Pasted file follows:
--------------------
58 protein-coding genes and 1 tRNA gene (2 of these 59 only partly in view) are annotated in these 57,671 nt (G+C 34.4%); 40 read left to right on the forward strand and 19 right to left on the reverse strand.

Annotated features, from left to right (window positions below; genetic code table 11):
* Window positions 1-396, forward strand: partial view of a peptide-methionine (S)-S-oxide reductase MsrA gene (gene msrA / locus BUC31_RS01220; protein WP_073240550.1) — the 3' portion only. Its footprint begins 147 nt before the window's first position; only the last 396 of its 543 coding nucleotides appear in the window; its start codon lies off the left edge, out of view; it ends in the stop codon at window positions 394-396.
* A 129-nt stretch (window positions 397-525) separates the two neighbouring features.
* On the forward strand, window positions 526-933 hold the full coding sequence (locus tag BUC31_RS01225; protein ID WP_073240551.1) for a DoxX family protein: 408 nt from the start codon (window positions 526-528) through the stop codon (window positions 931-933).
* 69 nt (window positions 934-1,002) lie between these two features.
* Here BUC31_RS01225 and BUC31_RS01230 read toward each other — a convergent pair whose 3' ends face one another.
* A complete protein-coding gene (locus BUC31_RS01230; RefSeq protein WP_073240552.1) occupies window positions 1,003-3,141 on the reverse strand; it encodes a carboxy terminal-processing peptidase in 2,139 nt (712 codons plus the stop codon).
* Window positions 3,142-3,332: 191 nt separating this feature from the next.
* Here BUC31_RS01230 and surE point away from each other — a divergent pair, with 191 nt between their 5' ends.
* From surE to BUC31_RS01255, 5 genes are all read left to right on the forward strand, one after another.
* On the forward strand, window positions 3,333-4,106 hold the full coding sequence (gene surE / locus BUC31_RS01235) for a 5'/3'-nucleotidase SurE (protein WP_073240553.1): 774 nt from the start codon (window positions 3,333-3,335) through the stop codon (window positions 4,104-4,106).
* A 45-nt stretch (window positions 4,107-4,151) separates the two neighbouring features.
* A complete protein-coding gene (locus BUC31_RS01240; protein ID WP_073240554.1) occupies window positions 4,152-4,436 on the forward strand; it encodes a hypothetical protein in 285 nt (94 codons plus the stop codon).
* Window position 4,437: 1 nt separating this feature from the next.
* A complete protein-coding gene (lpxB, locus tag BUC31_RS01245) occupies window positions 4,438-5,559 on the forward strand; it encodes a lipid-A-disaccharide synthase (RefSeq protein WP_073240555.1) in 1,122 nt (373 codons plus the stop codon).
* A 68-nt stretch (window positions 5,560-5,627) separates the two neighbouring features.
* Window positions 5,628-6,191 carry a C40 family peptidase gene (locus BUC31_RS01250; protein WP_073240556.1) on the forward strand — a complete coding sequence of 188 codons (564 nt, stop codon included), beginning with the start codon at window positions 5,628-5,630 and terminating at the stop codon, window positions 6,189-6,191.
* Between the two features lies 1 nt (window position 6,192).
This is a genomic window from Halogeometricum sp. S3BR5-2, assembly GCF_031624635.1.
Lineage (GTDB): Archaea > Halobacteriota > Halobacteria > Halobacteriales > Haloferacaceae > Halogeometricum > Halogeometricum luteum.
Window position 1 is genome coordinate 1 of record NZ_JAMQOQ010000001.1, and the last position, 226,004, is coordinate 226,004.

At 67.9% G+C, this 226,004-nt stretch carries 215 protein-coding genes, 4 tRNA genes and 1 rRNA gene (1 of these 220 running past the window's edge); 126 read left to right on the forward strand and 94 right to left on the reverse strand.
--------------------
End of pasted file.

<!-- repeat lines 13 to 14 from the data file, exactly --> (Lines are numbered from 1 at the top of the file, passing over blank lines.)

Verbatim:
* A 45-nt stretch (window positions 4,107-4,151) separates the two neighbouring features.
* A complete protein-coding gene (locus BUC31_RS01240; protein ID WP_073240554.1) occupies window positions 4,152-4,436 on the forward strand; it encodes a hypothetical protein in 285 nt (94 codons plus the stop codon).